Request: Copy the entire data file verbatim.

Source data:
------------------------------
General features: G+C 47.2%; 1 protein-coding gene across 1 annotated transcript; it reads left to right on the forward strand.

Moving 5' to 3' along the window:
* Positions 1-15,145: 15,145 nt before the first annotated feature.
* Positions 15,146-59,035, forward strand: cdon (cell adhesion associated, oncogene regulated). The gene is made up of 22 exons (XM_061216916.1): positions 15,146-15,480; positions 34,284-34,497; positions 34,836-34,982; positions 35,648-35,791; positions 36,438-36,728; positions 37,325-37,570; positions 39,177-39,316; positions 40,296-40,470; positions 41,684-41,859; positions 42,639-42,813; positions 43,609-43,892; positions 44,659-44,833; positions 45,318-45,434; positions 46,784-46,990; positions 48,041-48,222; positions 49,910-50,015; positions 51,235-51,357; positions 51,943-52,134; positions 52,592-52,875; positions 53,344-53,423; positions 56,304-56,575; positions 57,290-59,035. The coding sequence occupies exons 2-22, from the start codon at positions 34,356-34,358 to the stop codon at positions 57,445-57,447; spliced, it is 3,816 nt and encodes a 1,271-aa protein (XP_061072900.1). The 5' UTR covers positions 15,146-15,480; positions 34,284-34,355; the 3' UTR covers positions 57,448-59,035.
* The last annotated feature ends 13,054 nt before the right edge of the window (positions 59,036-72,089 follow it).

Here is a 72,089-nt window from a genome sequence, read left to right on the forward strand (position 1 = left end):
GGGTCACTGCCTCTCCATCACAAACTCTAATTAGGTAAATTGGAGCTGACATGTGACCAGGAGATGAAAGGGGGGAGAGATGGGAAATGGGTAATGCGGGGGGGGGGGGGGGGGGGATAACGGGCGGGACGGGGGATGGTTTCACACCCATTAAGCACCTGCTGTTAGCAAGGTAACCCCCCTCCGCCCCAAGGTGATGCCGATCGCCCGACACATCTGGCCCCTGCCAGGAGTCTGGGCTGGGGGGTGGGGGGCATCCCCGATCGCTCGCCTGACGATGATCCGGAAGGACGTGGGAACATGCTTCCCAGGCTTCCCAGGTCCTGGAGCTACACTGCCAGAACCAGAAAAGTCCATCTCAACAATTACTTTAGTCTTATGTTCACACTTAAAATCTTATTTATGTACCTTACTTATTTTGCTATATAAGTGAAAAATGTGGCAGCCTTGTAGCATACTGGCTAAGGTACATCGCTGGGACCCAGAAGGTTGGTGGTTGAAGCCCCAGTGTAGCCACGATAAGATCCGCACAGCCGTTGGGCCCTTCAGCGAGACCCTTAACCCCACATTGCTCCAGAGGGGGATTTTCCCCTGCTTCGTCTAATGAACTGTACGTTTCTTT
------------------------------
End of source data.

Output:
General features: G+C 47.2%; 1 protein-coding gene across 1 annotated transcript; it reads left to right on the forward strand.

Moving 5' to 3' along the window:
* Positions 1-15,145: 15,145 nt before the first annotated feature.
* Positions 15,146-59,035, forward strand: cdon (cell adhesion associated, oncogene regulated). The gene is made up of 22 exons (XM_061216916.1): positions 15,146-15,480; positions 34,284-34,497; positions 34,836-34,982; positions 35,648-35,791; positions 36,438-36,728; positions 37,325-37,570; positions 39,177-39,316; positions 40,296-40,470; positions 41,684-41,859; positions 42,639-42,813; positions 43,609-43,892; positions 44,659-44,833; positions 45,318-45,434; positions 46,784-46,990; positions 48,041-48,222; positions 49,910-50,015; positions 51,235-51,357; positions 51,943-52,134; positions 52,592-52,875; positions 53,344-53,423; positions 56,304-56,575; positions 57,290-59,035. The coding sequence occupies exons 2-22, from the start codon at positions 34,356-34,358 to the stop codon at positions 57,445-57,447; spliced, it is 3,816 nt and encodes a 1,271-aa protein (XP_061072900.1). The 5' UTR covers positions 15,146-15,480; positions 34,284-34,355; the 3' UTR covers positions 57,448-59,035.
* The last annotated feature ends 13,054 nt before the right edge of the window (positions 59,036-72,089 follow it).

Here is a 72,089-nt window from a genome sequence, read left to right on the forward strand (position 1 = left end):
GGGTCACTGCCTCTCCATCACAAACTCTAATTAGGTAAATTGGAGCTGACATGTGACCAGGAGATGAAAGGGGGGAGAGATGGGAAATGGGTAATGCGGGGGGGGGGGGGGGGGGGATAACGGGCGGGACGGGGGATGGTTTCACACCCATTAAGCACCTGCTGTTAGCAAGGTAACCCCCCTCCGCCCCAAGGTGATGCCGATCGCCCGACACATCTGGCCCCTGCCAGGAGTCTGGGCTGGGGGGTGGGGGGCATCCCCGATCGCTCGCCTGACGATGATCCGGAAGGACGTGGGAACATGCTTCCCAGGCTTCCCAGGTCCTGGAGCTACACTGCCAGAACCAGAAAAGTCCATCTCAACAATTACTTTAGTCTTATGTTCACACTTAAAATCTTATTTATGTACCTTACTTATTTTGCTATATAAGTGAAAAATGTGGCAGCCTTGTAGCATACTGGCTAAGGTACATCGCTGGGACCCAGAAGGTTGGTGGTTGAAGCCCCAGTGTAGCCACGATAAGATCCGCACAGCCGTTGGGCCCTTCAGCGAGACCCTTAACCCCACATTGCTCCAGAGGGGGATTTTCCCCTGCTTCGTCTAATGAACTGTACGTTTCTTT